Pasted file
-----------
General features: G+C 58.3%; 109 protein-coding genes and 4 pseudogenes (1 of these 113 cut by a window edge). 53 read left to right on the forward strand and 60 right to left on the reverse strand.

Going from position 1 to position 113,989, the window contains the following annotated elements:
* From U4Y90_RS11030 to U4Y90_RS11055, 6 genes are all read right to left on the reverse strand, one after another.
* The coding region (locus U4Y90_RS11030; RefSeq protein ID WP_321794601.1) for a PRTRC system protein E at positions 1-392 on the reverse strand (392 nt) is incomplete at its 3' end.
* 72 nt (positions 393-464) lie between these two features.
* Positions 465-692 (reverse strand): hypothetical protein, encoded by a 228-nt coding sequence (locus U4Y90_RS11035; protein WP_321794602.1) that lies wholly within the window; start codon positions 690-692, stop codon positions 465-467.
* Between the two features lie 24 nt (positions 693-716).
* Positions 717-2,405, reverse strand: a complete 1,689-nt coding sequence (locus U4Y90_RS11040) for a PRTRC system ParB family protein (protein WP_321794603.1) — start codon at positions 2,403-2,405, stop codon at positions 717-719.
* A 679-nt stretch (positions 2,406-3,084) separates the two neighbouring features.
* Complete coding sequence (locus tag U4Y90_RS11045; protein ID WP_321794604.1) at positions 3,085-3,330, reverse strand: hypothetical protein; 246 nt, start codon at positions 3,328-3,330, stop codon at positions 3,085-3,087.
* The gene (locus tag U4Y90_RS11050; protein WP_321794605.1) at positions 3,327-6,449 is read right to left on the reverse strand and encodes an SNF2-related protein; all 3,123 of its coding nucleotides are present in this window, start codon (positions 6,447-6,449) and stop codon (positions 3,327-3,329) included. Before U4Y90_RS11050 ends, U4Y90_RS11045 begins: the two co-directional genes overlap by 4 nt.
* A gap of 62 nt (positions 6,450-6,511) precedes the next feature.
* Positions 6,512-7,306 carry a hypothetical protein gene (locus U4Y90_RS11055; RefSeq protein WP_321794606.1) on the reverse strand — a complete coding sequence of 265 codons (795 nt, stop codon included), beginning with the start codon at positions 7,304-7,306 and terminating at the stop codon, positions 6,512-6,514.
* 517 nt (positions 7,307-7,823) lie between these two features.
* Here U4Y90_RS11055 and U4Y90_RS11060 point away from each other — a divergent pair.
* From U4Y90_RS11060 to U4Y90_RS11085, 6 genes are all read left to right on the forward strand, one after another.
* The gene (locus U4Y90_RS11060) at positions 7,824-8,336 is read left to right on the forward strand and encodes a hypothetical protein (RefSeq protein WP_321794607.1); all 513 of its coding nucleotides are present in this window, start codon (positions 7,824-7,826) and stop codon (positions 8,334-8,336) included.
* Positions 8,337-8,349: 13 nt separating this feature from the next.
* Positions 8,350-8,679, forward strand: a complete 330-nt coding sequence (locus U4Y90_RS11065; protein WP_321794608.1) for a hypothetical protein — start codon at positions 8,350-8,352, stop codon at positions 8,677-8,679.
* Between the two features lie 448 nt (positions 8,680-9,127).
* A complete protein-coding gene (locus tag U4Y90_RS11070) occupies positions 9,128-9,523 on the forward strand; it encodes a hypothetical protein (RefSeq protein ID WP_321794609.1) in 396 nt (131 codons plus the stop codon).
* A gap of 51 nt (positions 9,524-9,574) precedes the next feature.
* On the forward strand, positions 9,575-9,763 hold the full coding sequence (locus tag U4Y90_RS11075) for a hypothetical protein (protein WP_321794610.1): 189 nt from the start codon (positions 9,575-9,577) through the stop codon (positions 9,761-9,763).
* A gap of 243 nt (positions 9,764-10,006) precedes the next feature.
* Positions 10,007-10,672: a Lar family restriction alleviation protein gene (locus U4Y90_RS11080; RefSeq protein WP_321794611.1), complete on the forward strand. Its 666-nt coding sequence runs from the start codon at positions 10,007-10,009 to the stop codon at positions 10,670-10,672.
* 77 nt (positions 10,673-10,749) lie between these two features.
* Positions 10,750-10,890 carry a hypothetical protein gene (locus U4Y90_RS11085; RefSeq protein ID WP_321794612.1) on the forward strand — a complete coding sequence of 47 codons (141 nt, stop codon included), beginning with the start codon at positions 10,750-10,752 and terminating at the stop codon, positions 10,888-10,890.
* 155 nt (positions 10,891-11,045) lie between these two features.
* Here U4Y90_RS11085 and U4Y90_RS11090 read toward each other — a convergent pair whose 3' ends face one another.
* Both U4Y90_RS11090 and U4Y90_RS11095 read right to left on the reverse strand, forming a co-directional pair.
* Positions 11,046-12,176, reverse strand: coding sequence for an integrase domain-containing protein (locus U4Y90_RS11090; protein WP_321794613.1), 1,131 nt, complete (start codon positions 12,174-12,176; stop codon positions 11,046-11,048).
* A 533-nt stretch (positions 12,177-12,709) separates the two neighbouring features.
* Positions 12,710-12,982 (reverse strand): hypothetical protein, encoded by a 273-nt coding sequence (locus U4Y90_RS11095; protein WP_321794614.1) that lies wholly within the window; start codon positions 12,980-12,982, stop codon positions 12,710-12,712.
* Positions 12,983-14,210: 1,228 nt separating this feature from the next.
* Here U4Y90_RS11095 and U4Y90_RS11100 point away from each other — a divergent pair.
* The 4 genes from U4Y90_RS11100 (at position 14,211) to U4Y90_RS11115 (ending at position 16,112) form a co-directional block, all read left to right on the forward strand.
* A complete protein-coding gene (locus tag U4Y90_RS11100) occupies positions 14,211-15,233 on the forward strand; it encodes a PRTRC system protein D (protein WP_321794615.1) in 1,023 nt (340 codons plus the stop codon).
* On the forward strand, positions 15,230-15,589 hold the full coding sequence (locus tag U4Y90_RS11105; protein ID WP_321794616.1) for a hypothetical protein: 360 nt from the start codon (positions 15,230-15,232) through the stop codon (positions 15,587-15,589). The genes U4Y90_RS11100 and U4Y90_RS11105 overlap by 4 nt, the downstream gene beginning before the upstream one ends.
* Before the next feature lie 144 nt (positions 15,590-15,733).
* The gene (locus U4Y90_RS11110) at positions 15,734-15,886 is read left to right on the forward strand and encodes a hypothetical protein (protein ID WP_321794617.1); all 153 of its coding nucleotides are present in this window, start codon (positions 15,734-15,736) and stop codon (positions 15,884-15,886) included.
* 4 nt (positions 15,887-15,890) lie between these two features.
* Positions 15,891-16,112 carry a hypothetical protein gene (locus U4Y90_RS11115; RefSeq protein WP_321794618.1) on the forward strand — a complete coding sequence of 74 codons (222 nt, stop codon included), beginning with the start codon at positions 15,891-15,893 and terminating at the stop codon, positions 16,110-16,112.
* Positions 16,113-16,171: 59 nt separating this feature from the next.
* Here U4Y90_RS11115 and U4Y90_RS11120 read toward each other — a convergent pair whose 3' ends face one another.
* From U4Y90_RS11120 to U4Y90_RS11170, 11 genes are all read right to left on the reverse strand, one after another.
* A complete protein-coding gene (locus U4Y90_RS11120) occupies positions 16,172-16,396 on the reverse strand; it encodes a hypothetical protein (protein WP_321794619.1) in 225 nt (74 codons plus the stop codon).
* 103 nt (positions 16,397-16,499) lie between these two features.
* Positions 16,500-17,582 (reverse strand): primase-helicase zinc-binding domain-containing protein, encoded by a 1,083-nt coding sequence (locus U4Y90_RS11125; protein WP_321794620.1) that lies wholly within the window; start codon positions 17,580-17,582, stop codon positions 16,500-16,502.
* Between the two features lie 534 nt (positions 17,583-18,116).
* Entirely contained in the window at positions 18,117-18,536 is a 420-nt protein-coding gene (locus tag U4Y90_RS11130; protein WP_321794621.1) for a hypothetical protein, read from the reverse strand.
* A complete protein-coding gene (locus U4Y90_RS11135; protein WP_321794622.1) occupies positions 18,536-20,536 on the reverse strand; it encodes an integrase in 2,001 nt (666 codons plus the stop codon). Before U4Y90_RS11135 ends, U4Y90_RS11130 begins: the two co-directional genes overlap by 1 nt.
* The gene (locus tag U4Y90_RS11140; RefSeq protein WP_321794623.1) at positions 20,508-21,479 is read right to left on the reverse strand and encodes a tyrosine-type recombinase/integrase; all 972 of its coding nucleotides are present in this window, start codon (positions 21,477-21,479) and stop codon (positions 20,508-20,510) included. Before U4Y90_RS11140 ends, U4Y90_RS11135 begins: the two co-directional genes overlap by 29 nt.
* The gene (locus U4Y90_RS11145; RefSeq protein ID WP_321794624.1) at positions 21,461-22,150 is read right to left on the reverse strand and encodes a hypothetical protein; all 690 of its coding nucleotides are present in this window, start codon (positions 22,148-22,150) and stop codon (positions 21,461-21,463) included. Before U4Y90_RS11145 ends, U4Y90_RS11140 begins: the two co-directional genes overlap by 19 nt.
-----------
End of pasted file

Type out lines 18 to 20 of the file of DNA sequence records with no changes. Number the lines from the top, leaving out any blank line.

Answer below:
* Positions 8,337-8,349: 13 nt separating this feature from the next.
* Positions 8,350-8,679, forward strand: a complete 330-nt coding sequence (locus U4Y90_RS11065; protein WP_321794608.1) for a hypothetical protein — start codon at positions 8,350-8,352, stop codon at positions 8,677-8,679.
* Between the two features lie 448 nt (positions 8,680-9,127).